Skip to main content

Major shifts in composition of Ontario labour movement

The last ten years has seen a growth of 240,000 in unionized public sector workers in Ontario.  That's an increase of 35% (from 679,000 to 919,000) according to data in a new report from the Canadian Labour Congress.

Most of this growth, however, is simply due to growth in the public sector labour force, rather than an increase in the percentage of   public sector workers who are organized (or "public sector union density").  The percentage of public sector workers who are unionized increased only modestly, from 68.6% to 70.7%.  That is still a lower public sector union density than exists across all of Canada, which now sits at 74.9% (a small increase from 73.9% a decade ago).  

Despite the modest increase in public sector union density, the rate of unionization of all Ontario workers actually fell slightly, from 28.3% to 27.9%. This is due to the rather sharp decline in the rate of private sector unionization: from 18.1% to 14.9%.  

Not only did the rate of private sector unionization fall, so did the total number of private sector unionized workers, from 711,100 to 640,000. While the trend downwards in private sector union density occurred pretty much over the entire decade, the drop in the actual number of private sector unionists happened exclusively in recent years -- 2008 and 2009 (with a very slight recovery in 2010).  

Manufacturing and the resource extraction industries saw sharp declines in union membership and union density.  

With these trends, two new developments are evident. First, slightly more union members are now women rather than men.  Second, there are  more public sector union members than private sector union members.  While in 2000, there were 711,100 private sector unionists and  680,000 public sector unionists, there are now only 640,000 private sector union members but 919,000 public sector members,  i.e. there are 43.5% more public sector union members than private sector union members.

Both of these are firsts for the labour movement in Ontario. 

But the decline in private sector unionization (especially in the historical core of the labour movement in manufacturing and resource extraction) bodes ill for public sector workers.  Public sector workers have a vital interest in the health of private sector unionization: without them, we are much weaker.  

The labour movement needs to find ways to organize new categories of private sector workers.


Popular posts from this blog

Ontario long-term care staffing falls far short of other provinces

CUPE and others are campaigning for a legislated minimum average of four worked hours of nursing and personal care per resident per day in long-term care (LTC) facilities.  New research indicates that not only is LTC underfunded in Ontario, it is also understaffed compared to the other provinces. 
LTC staffing falls short:  The latest data published by the Canadian Institute for Health Information (and based on a mandatory survey undertaken by Statistics Canada) indicates that staffing at long-term care (LTC) facilities falls far short of other provinces. 
Part of this is driven by a low level of provincial funding for LTC.

Ontario has 0.575 health care full-time equivalent employees (FTEs) per bed staffed and in operation.[1]  The rest of Canada reports 0.665 health care FTEs.[2] The rest of Canada has 15.7% more health care staff per bed staffed and in operation than Ontario.[3]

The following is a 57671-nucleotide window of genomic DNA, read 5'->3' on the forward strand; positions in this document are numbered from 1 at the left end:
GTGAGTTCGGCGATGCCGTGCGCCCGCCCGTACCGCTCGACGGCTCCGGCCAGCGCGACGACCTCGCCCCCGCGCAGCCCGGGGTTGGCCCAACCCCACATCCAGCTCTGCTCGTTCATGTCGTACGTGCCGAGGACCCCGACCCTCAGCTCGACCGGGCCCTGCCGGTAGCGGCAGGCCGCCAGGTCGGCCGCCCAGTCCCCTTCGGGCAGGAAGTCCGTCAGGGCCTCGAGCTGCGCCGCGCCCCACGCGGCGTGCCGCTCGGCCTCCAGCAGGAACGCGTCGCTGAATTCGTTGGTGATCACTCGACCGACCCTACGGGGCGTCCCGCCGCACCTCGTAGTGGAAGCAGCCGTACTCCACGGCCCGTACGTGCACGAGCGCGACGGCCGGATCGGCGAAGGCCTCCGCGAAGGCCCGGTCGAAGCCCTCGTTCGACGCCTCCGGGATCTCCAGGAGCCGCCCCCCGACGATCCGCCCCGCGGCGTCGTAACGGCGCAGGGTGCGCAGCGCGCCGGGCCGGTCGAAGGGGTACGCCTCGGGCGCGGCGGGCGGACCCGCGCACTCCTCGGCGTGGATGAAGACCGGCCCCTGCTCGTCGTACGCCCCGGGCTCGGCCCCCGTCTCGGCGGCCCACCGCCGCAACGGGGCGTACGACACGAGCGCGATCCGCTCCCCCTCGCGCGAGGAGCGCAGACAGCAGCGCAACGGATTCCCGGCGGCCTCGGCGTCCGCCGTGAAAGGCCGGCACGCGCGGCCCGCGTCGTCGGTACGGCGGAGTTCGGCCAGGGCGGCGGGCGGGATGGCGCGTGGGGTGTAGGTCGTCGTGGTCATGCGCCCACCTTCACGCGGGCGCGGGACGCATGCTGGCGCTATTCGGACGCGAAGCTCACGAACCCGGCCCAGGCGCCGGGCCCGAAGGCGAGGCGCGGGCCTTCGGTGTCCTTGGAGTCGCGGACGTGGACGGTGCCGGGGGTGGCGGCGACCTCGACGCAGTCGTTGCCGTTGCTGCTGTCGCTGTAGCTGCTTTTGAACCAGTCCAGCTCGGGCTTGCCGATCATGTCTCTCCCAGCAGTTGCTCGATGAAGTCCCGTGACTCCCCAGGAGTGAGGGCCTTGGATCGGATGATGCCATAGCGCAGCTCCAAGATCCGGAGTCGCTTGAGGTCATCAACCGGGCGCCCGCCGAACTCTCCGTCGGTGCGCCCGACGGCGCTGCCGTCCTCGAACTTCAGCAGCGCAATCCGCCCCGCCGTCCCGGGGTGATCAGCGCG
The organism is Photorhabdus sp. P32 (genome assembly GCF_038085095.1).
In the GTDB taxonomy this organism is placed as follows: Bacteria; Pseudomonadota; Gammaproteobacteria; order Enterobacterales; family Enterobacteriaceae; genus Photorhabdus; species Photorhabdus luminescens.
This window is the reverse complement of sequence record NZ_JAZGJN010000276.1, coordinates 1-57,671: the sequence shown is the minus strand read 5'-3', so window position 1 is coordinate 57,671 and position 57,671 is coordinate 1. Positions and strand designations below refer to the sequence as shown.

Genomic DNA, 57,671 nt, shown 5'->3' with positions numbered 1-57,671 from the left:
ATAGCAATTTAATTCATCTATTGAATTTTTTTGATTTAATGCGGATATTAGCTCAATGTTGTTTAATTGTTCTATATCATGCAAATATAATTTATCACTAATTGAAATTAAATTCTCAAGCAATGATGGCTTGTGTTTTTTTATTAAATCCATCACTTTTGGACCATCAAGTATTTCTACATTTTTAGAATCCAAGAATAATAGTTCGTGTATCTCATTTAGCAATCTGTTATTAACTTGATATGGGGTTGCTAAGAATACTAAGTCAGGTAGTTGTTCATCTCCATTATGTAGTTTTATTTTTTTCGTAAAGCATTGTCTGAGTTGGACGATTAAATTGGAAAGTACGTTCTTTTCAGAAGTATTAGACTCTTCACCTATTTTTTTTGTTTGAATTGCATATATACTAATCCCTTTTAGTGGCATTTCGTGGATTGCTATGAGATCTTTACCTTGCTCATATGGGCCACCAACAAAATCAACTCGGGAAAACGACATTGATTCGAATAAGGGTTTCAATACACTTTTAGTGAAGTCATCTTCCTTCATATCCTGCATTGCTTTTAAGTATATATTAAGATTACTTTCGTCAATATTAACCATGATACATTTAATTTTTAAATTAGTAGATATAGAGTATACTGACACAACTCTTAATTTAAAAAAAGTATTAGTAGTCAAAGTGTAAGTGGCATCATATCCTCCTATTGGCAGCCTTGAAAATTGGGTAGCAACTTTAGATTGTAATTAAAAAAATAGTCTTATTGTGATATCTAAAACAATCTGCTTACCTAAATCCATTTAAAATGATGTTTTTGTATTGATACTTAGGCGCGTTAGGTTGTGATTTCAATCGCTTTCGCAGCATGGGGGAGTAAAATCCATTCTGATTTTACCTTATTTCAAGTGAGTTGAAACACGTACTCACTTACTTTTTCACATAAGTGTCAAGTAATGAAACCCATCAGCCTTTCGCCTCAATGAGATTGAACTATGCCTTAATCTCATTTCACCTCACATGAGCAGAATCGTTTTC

No other province reports fewer LTC health care staff per resident (or per bed) than Ontario.[4]

Occupancy r…

More spending on new hospitals and new beds? Nope

Hospital funding:  There is something off about the provincial government's Budget claims on hospital capital funding (funding to build and renovate hospital beds and facilities).   

For what it is worth (which is not that much, given the long time frame the government cites), the province claims it will increase hospital capital spending over the next 10 years from $11 billion to $20 billion – or on average to about $2 billion per year.  But, this is just a notional increase from the previous announcement of future hospital capital spending. 

Moreover, even if we did take this as a serious promise and not just a wisp of smoke, the government's own reports shows they have actually funded hospital infrastructure about $3 billion a year over the 2011/12-2015/16 period.

So this “increase” is really a decrease from past actual spending. Even last year's (2016-17) hospital capital funding increase was reported in this Budget at $2.3 billion - i.e. about 15% more than they have ann…

Health care funding falls, again

Real provincial government health care funding per-person has fallen again this year in Ontario, the third year in a row.  Since 2009 real funding per-person has fallen 2.6% -- $63 per person. 

Across Canada real per person funding is in its fourth consecutive year of increase. Since 2009, real provincial funding across Canada is up $89 -- 3.6%.
In fact the funding gap between Ontario and Canada as a whole has gown consistently for years (as set out below in current dollars).

Ontario funds health care less than any other province -- indeed, the province that funds health care the second least (B.C.) provides $185 more per person per year, 4.7% more.  
Provincial health care spending in the rest of Canada (excluding Ontario) is now  $574 higher per person annually than in Ontario. 

 Ontario has not always provided lower than average health care funding increases-- but that has been the general pattern since 2005.
Private expenditures on health care have exceeded Ontario government increases …